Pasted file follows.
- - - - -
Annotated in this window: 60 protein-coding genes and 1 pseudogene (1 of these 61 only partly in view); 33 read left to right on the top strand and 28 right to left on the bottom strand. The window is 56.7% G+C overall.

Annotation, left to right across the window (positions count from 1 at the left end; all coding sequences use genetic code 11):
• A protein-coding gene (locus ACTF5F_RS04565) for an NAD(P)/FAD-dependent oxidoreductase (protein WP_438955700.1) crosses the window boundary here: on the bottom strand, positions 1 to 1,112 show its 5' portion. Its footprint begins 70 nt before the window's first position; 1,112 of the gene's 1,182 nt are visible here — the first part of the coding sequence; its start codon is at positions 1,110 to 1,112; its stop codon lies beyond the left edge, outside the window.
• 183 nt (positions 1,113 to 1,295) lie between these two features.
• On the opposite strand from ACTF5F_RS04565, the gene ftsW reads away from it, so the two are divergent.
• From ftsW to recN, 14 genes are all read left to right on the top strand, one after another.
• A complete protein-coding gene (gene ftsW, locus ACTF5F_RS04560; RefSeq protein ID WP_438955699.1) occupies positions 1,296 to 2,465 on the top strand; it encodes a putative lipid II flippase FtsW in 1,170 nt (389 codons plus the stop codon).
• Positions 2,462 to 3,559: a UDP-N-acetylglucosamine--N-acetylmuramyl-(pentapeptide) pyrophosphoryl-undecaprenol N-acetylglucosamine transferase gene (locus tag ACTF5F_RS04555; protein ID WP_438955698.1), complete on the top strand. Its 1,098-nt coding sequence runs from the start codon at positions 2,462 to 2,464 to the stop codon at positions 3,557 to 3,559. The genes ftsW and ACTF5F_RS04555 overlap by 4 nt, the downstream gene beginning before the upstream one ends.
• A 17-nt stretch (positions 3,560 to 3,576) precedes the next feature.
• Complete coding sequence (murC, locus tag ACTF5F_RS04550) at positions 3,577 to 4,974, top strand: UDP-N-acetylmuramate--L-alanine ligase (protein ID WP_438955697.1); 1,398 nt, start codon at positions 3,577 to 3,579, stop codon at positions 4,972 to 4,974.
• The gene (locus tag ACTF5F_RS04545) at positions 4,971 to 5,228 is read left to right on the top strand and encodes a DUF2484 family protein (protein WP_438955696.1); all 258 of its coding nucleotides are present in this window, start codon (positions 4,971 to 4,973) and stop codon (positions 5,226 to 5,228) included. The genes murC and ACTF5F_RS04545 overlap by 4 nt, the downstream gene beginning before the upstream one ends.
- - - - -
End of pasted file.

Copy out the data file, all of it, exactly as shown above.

Annotated in this window: 60 protein-coding genes and 1 pseudogene (1 of these 61 only partly in view); 33 read left to right on the top strand and 28 right to left on the bottom strand. The window is 56.7% G+C overall.

Annotation, left to right across the window (positions count from 1 at the left end; all coding sequences use genetic code 11):
• A protein-coding gene (locus ACTF5F_RS04565) for an NAD(P)/FAD-dependent oxidoreductase (protein WP_438955700.1) crosses the window boundary here: on the bottom strand, positions 1 to 1,112 show its 5' portion. Its footprint begins 70 nt before the window's first position; 1,112 of the gene's 1,182 nt are visible here — the first part of the coding sequence; its start codon is at positions 1,110 to 1,112; its stop codon lies beyond the left edge, outside the window.
• 183 nt (positions 1,113 to 1,295) lie between these two features.
• On the opposite strand from ACTF5F_RS04565, the gene ftsW reads away from it, so the two are divergent.
• From ftsW to recN, 14 genes are all read left to right on the top strand, one after another.
• A complete protein-coding gene (gene ftsW, locus ACTF5F_RS04560; RefSeq protein ID WP_438955699.1) occupies positions 1,296 to 2,465 on the top strand; it encodes a putative lipid II flippase FtsW in 1,170 nt (389 codons plus the stop codon).
• Positions 2,462 to 3,559: a UDP-N-acetylglucosamine--N-acetylmuramyl-(pentapeptide) pyrophosphoryl-undecaprenol N-acetylglucosamine transferase gene (locus tag ACTF5F_RS04555; protein ID WP_438955698.1), complete on the top strand. Its 1,098-nt coding sequence runs from the start codon at positions 2,462 to 2,464 to the stop codon at positions 3,557 to 3,559. The genes ftsW and ACTF5F_RS04555 overlap by 4 nt, the downstream gene beginning before the upstream one ends.
• A 17-nt stretch (positions 3,560 to 3,576) precedes the next feature.
• Complete coding sequence (murC, locus tag ACTF5F_RS04550) at positions 3,577 to 4,974, top strand: UDP-N-acetylmuramate--L-alanine ligase (protein ID WP_438955697.1); 1,398 nt, start codon at positions 3,577 to 3,579, stop codon at positions 4,972 to 4,974.
• The gene (locus tag ACTF5F_RS04545) at positions 4,971 to 5,228 is read left to right on the top strand and encodes a DUF2484 family protein (protein WP_438955696.1); all 258 of its coding nucleotides are present in this window, start codon (positions 4,971 to 4,973) and stop codon (positions 5,226 to 5,228) included. The genes murC and ACTF5F_RS04545 overlap by 4 nt, the downstream gene beginning before the upstream one ends.